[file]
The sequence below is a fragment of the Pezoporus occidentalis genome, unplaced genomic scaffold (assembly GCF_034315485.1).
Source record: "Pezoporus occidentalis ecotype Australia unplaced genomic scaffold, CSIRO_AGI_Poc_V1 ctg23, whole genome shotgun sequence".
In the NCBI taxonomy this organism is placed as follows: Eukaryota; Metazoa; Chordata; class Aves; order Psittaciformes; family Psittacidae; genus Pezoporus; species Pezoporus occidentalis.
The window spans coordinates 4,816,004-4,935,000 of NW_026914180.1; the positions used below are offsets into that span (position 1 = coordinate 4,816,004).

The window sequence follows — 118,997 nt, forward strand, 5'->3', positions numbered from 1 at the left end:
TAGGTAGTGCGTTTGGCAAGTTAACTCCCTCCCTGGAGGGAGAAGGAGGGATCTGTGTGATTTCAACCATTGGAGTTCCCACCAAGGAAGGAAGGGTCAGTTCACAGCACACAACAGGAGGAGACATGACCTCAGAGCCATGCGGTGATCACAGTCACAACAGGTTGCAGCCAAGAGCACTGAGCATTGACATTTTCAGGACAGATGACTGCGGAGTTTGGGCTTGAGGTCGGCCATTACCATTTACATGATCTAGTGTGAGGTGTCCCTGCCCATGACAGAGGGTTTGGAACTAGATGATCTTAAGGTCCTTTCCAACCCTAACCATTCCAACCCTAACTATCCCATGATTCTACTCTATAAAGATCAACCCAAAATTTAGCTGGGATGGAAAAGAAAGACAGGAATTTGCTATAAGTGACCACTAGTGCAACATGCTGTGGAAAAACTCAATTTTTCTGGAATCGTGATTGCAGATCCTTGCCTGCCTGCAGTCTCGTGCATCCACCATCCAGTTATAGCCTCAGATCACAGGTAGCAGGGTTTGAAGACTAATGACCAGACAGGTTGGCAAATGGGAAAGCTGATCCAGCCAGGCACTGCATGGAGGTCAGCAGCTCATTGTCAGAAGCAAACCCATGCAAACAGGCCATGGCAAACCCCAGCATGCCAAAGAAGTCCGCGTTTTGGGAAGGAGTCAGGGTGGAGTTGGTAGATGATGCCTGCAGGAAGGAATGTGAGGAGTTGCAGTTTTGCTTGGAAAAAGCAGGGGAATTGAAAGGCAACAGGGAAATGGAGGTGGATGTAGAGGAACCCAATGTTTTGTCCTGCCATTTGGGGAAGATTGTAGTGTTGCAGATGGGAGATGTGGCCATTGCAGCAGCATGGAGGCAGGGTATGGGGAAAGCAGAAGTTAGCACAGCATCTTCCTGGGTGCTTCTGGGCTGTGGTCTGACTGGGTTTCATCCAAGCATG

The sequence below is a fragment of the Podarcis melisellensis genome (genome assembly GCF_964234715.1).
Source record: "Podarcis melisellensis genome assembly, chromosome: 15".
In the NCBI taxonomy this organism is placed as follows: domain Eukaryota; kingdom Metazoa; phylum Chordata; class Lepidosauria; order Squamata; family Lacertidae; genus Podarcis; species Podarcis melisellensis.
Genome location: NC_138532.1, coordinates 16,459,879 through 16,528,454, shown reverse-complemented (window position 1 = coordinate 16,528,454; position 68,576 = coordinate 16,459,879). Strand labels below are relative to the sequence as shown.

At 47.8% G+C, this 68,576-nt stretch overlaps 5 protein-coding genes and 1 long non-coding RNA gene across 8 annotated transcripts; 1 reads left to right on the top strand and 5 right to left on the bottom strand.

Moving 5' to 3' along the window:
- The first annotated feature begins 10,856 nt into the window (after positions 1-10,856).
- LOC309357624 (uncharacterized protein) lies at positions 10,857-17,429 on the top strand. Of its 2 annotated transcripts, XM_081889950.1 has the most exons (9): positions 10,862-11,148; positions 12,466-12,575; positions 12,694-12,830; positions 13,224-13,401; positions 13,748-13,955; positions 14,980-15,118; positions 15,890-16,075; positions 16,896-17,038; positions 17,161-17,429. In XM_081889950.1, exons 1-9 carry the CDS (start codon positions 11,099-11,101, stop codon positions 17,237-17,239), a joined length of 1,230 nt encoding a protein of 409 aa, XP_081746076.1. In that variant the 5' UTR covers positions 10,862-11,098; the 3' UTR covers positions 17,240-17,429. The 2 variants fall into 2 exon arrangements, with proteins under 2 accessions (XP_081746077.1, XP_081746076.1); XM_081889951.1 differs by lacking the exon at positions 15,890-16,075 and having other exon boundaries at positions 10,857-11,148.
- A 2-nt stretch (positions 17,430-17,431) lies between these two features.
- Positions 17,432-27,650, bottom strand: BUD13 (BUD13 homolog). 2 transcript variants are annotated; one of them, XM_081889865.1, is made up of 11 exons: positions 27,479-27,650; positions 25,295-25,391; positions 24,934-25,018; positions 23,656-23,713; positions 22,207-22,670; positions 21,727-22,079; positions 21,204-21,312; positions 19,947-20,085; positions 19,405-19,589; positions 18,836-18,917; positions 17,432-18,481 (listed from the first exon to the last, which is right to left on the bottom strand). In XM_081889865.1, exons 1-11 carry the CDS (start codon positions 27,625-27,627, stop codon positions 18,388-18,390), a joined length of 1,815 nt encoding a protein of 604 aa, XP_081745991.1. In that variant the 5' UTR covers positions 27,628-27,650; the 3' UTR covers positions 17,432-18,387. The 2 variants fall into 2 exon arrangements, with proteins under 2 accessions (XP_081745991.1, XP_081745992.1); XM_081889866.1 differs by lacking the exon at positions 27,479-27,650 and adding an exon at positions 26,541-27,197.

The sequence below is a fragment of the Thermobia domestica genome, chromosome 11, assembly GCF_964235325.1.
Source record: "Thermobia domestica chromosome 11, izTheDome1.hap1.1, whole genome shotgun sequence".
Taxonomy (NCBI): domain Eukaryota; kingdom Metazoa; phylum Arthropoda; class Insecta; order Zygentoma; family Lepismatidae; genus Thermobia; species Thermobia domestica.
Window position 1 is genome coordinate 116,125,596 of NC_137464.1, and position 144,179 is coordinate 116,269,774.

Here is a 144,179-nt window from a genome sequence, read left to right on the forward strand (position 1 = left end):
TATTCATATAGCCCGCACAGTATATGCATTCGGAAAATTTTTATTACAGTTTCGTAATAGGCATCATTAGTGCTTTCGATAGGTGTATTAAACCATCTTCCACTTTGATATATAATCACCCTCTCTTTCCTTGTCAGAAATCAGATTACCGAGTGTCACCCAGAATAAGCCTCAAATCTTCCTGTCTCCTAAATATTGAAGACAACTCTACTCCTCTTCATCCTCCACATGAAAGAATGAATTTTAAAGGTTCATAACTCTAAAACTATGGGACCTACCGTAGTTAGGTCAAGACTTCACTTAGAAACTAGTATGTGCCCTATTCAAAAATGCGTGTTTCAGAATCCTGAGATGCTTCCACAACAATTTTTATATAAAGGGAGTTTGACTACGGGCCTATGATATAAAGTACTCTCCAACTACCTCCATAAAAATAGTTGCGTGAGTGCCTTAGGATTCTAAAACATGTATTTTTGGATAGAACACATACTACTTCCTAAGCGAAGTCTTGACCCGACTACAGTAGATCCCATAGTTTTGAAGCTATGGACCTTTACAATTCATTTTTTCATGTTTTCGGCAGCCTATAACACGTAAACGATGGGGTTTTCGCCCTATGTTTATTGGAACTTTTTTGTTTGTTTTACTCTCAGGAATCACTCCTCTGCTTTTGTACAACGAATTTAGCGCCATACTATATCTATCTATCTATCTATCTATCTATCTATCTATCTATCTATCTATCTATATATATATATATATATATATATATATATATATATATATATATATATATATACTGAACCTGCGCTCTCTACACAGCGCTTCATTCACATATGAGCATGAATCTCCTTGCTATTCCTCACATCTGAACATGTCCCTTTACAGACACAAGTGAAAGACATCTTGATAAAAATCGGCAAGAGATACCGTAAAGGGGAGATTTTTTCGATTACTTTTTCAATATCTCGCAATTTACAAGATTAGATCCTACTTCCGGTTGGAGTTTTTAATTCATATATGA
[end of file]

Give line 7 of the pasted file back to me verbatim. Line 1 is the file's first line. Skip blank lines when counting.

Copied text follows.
The sequence below is a fragment of the Podarcis melisellensis genome (genome assembly GCF_964234715.1).